The visualization of multi variable information

Keywords: SVG, HTML, JavaScript, user interface, dynamic reporting, visualization

Ed E.F. Stevenhagen
Royal Dutch Airlines
Velddreef 293
The Netherlands


Ed E.F. Stevenhagen, Senior Software Engineer / IT-consultant for the Royal Dutch Airlines (KLM) and GIS-consultantant as Stevenhagen Geo Informatica. Graduated at the Royal Military Academy. He got his pilot training at the Canadian Armed Forces. Studied Electrical Engineering at the University Eindhoven and GIS at the University of Utrecht. Involved in IT since 1969. Currently his interests concentrate on data management and quantitative reporting using visualization techniques as SVG, GIS in combination with web technologies. His interests include the survey of abandoned room and pillar mines. At the moment he is supporting a research project of the University of Leiden by surveying and mapping a tunnel complex of over 900 meter, connecting 5 bunkers of the Atlantic Wall and used as national bat reserve. Combining remote sensing techniques, Digital Elevation Modelling (DEM), Geographic Information Systems (GIS) and Scalable Vector Graphics (SVG) to present and analyze research data and automated logger data.


This paper will illustrate the power of SVG in combination with JavaScript by showing an example of a data driven management information tool. Reducing a multi-paged, multi-column report to an easy to interpret visualization, accessible by any SVG-enabled browser. It will show you how to use the graphical attributes of the SVG elements like size, stroke, color, opacity, and position to present different reporting attributes.

The strength of the application shown is the ease to introduce and use in a low budget Intranet or Internet environment. It is compact, and portable. It will work on-line as stand-alone. It is data driven with an error tolerant data interface. The SVG graphics are embedded in an HTML-page and JavaScript controls the generation of both tables and graphics.

An application should be user-friendly. The user can customize his own default settings. The controls are accessible by use of your mouse, your numeric keypad or by defined hot-keys. You can choose to see the report as graphics or as a table with plain data.

The example will show how a manager of an organization of over 10,000 employees, will be able to pinpoint and trace the part of his organization where people are not feeling happy. JavaScript will do the first analysis and will translate the information into SVG graphic display attributes. The manager will feel invited to do the final interpretation.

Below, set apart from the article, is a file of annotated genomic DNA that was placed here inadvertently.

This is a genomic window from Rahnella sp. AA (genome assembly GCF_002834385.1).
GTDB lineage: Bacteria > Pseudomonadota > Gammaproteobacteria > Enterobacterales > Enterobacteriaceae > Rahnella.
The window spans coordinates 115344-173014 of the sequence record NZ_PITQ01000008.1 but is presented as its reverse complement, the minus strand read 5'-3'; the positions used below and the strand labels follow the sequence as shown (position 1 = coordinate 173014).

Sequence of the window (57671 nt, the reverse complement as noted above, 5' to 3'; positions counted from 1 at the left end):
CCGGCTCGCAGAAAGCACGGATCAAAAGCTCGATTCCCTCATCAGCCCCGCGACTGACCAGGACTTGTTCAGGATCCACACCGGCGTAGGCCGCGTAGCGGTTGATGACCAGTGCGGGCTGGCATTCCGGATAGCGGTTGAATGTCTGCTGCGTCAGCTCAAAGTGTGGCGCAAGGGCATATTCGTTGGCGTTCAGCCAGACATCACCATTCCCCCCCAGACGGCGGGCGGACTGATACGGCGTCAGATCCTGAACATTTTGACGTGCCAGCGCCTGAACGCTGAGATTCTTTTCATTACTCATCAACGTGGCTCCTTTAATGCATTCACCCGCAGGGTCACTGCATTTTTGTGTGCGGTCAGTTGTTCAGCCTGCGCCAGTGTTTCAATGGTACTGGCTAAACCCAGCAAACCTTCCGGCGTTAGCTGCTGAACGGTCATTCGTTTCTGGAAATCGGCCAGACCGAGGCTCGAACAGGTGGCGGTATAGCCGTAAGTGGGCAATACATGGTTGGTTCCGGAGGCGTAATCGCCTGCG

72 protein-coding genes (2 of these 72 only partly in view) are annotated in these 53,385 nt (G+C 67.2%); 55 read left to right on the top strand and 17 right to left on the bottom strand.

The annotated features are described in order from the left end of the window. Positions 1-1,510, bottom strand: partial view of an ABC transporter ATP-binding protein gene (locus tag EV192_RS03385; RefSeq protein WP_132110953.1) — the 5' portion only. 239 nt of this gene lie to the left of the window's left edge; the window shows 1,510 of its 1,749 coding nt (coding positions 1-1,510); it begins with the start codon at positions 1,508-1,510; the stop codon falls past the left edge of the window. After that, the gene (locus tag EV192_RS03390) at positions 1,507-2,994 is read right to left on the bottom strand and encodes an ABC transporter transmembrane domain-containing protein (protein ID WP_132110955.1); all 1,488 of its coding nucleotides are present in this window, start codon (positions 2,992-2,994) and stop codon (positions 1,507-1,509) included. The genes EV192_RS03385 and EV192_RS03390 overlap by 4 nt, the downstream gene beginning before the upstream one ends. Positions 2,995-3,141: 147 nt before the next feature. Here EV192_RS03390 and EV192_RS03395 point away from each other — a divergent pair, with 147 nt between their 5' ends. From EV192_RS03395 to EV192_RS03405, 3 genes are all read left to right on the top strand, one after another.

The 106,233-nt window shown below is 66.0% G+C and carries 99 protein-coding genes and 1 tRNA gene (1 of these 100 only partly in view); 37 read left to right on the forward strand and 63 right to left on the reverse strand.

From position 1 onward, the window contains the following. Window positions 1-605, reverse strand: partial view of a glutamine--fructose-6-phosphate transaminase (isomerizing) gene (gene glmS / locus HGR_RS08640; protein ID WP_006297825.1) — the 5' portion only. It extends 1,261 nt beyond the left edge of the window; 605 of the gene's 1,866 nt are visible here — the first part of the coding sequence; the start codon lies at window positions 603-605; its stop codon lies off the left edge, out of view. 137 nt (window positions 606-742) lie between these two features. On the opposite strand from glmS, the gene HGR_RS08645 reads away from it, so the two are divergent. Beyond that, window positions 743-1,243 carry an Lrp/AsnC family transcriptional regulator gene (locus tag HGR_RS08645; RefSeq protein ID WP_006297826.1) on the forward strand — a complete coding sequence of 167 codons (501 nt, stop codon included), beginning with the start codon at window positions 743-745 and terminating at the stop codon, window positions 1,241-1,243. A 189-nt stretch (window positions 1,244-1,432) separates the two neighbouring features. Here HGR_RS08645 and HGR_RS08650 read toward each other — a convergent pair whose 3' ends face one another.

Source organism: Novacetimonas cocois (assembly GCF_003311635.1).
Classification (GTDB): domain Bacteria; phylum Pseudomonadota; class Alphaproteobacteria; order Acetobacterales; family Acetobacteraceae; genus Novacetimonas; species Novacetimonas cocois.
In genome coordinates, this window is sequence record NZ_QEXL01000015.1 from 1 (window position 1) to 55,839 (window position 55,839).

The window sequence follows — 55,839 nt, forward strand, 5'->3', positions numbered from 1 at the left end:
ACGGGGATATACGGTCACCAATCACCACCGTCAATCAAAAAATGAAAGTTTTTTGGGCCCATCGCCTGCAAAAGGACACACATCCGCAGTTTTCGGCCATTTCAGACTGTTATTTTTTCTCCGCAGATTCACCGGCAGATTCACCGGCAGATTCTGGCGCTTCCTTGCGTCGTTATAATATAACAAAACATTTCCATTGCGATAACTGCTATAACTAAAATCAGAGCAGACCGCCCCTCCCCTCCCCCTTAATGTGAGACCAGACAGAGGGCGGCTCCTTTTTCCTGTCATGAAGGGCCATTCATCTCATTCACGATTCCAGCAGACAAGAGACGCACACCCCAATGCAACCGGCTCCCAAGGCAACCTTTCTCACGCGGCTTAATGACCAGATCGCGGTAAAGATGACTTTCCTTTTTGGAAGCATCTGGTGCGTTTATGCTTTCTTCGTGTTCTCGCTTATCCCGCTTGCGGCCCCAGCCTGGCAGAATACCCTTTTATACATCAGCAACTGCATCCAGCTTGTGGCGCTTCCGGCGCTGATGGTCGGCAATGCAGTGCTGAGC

Table of Contents

1. Introduction
2. Sick Rate Reports
3. Improving reporting
4. Visualization using Scalable Vector Graphics
5. The graphic Interface
6. Translating and symbolyzing sick leave report data
7. Report examples
8. Overview of the application architecture
     8.1 Defined mouse events
     8.2 Keyboard shortcuts
9. Some technical details
     9.1 Reading and interpreting datasets
     9.2 Creating Selection Options with dropdown menus
     9.3 Writing the report table
     9.4 Creating the SVG-page
10. Data sources, data storage and data access
     10.1 Initialization dataset
     10.2 Monthly datasets
     10.3 Data access
     10.4 Parsing parameters
11. Future development
12. Conclusion

1. Introduction

In five years we will realize that most people cannot read anymore and will only believe in what they see. The globalization will ask for a language independent style of reporting and communication: we call it visualization.

With the introduction of the computer we started producing bulky, often user-unfriendly, reports. First character based, then introducing simple static graphics. With Scalable Vector Graphic we are now able to create powerful dynamic intelligent graphics. Internet introduced a new way of distributing and accessing reports and data in an ever-growing frequency. The speed and volume often make it difficult for decision-makers to interpret this tsunami of information.

The overall purpose of this paper is to present some examples of using Scalable Vector Graphics (SVG) in reporting and in visualizing information. The design and the implementation techniques will be illustrated by providing an overview of the web application SIAG (Sick leave InterActive Graphics), designed to evaluate reported figures of sick leave of a major company.

More specially the document aims to detail the user side of the application architecture and the users interface by showing and evaluating some report examples. In brief some technical details are given on the use of JavaScript and especially regular expressions and information about the data sources used, the way of data access and storage and the parsing off parameters.

The examples are extracted from the results of case study and pilot in improving the effective evaluation of sick rate reports of an international operating transport company employing over 25,000 people. In the examples the names and references to this organization were changed.


2. Sick Rate Reports